Michael "Caruso" Taylor is a man with a problem. He can't speak. In fact, he can't do much of anything the way he once used to. A successful English professor, he can hardly compose a coherent sentence, or remember much of anything he once knew. On top of this, he is slowly regressing toward infancy. He calls it "The Wasties," a condition with no known cause and no known cure. He throws his sippy cup. He bites his nurse. He tries to wall himself into his bedroom. He tries to run away. But as Caruso slips further and further away from sanity and adulthood, his mental life begins to soar. Distinctive, funny and deeply affecting," The Wasties presents a unique vision that offers insights into madness, aging, notions of success, and the desire to abdicate from the responsibilities of adulthood.
Alienation cloaks itself in a new and blackly humorous guise in this third novel by Reuss (Henry of Atlantic City; Horace Afoot). English professor Michael "Caruso" Taylor has lost the ability to speak and embarks on a journey of infantilization that progressively strips him of his autonomy a condition he labels "the wasties." He grows entirely dependent on others: his pregnant wife, Gina; his nurse, Theresa; and a host of health-care professionals who attempt to rein in his childish impulses. Taylor communicates via scribbled messages, IBM ThinkPad and hand gestures. This occasionally makes for humorous episodes, such as Taylor's psychosexual explanation to his therapist of why he bit Theresa's hand. A side effect of the wasties includes seeing famous people, often long deceased (Walt Whitman, Marianne Moore, John Muir), in prosaic disguise (e.g., Ralph Ellison as a male nurse) and occasionally holding conversations with them. Reuss employs this device effectively at first, since such interactions match Taylor's deteriorating condition, yet as they multiply, they grow stale. Another problem is the novel's dependence on Taylor's observations and thoughts, which lose their bite as Taylor sinks into greater dependence. In his previous novels, Reuss proved himself to be a highly original and idiosyncratic thinker. Here he manages flashes of insight into the innate human desire to flee communication and autonomy, but flounders as the novel floats free of solid plot and character development. Still, Reuss's insouciant weirdness Taylor takes to communicating in fragments of Simon and Garfunkel songs and he does the hokey pokey to NPR as part of his physical therapy gives the novel a loopy charm. (Aug. 21) Forecast: The cultish appeal of Henry of Atlantic City and Horace Afoot won Reuss a small following of devoted readers. The Wasties won't broaden his reach, but should satisfy most fans. Copyright 2002 Cahners Business Information. -- PUBLISHERS WEEKLY.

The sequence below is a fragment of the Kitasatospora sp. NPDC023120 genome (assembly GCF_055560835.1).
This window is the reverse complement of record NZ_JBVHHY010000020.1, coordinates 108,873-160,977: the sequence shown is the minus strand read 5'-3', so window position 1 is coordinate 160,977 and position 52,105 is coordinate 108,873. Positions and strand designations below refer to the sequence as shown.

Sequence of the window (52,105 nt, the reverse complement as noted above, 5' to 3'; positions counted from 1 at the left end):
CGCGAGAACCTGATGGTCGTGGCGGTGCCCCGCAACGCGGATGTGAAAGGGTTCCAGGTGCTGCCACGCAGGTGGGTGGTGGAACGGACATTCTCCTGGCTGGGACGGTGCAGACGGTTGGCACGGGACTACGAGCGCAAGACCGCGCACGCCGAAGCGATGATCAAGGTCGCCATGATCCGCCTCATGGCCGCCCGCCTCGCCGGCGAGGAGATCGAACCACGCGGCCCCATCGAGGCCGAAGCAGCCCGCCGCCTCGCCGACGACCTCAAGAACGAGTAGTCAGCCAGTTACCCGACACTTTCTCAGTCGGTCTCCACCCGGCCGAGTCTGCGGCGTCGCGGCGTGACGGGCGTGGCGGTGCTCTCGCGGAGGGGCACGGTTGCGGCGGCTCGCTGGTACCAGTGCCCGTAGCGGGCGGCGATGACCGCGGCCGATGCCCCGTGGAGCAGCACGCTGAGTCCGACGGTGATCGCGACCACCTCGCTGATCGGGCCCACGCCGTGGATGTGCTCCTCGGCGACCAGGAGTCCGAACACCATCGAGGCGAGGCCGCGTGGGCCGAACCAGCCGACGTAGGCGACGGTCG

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September 19, 2005
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Excerpt from The Wasties by Frederick Reuss
It seeps--an egg-white smear that brightens the eastern horizon behind a veil of smoke, exhaust and dust. The smoke rises from burning wood, cow patties and old tires, meager flames of commerce for kebab shops and bakers, metalsmiths and brick kilns. The worst of the exhaust sputters from buzzing blue swarms of motor rickshaws, three-wheeled terrors that careen between horse carts and overloaded buses.
But it was the dust that Najeeb Azam knew best. Like him, it had swirled down from the arid lands of the Khyber and never settled, prowling restlessly in the streets and bazaars as if awaiting a fresh breeze to carry it to some farther, better destination.
In the morning it coated his pillow, a faint powder flecked with soot. In the evening he wiped it from his face and coughed cinders into a handkerchief, never quite able to flush it from either pores or lungs. Wherever he traveled it went along for the ride, a parasite, a little gift from his adopted home. He was respectful of its mysterious cloaking powers, because things had a way of disappearing in Peshawar--people, ideas, entire political movements. They would be loud and noticeable one day, only to vanish without a trace the next, and with each new day someone or something else always seemed to have gone missing.